The SLTA (Scottish Licensed Trade Association) has warned that hospitality businesses already struggling amid the cost-of-living crisis coupled with spiralling energy and utilities bills cannot absorb any further cost pressures, describing the current situation as “worse than the pandemic”.
Despite welcoming new Prime Minister Liz Truss’s announcement to cap average household energy bills at £2,500 a year from October for two years and pledging a six-month package for businesses providing “equivalent support”, SLTA managing director Colin Wilkinson warned: “Sadly the damage is already done.
“Today’s announcement has not gone into enough detail on what ‘equivalent support’ will mean and does not help businesses already planning to close or reduce their opening hours over the winter period.
“This should have been a priority for Westminster months ago when experts were ringing alarm bells and warning of the juggernaut that was on its way. All help is, of course, welcome but Liz Truss is only really giving us a sticking plaster to fix a broken leg.
“Hospitality businesses also urgently need a reduction in VAT and rates reduced or frozen. We eagerly await the Chancellor’s fiscal statement later this month, but suggestions of a cut in corporation tax will only help those businesses making a profit – the rate of inflation is at its highest level for years with the Bank of England warning that it will continue on an upward trajectory.
“We’ve all read the reports this week that pubs could have to increase the cost of a pint to £15 or even £20 to survive over the winter – that’s untenable for both businesses and operators.
“This is why both the Scottish and UK governments need to work out how to help the hospitality sector which hasn’t yet recovered from the pandemic and continues to incur extra costs in finding staff who left the industry during the pandemic and because of Brexit. The current situation, for many businesses, is worse than the pandemic.”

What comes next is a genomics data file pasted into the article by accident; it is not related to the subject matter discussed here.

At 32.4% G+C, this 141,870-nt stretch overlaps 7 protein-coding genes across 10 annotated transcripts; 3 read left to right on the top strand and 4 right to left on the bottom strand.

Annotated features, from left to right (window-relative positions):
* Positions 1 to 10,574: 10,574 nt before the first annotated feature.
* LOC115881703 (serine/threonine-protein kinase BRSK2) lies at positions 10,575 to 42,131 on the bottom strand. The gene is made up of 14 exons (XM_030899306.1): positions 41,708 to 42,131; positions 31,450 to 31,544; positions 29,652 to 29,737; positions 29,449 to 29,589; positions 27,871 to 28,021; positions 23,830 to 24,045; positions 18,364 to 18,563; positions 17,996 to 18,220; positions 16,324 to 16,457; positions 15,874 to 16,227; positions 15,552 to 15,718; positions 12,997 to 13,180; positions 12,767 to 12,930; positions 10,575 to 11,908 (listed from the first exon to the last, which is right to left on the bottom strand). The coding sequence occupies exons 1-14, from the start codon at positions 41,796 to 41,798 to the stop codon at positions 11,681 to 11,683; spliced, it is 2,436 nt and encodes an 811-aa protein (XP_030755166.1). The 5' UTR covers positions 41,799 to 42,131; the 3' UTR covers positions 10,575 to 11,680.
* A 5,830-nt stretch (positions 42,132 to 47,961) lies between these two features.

Responding to Ms Truss’s declaration that further support will be targeted at “vulnerable industries” after the initial six-month support period, Mr Wilkinson added: “We await full details on this in due course.”
Meanwhile, he expressed concern that the Scottish Government is to introduce legislation granting local authorities the power to tax tourists. Mr Wilkinson said: “This is absolutely the wrong time to be pushing this through – a time when many businesses are already on the brink and talking about closing down over the winter.
“The Local Visitor Levy should not go ahead and we believe that imposing additional costs on visitors to Scotland will have a negative impact on hospitality businesses and potentially damage our nation’s reputation as a welcoming tourist and visitor destination.”
Mr Wilkinson also expressed dismay over the Scottish Government’s determination to implement a deposit return scheme (DRS) next summer, pointing to the widely-held concerns surrounding the complexity of the scheme and questions around the secure storage of containers and glass breakages.
“Both the DRS and Local Visitor Levy should not be priorities when businesses are throwing so much time and effort into dealing with current and much more pressing issues,” he said, responding to both announcements in the Programme for Government outlines by First Minister Nicola Sturgeon earlier this week.”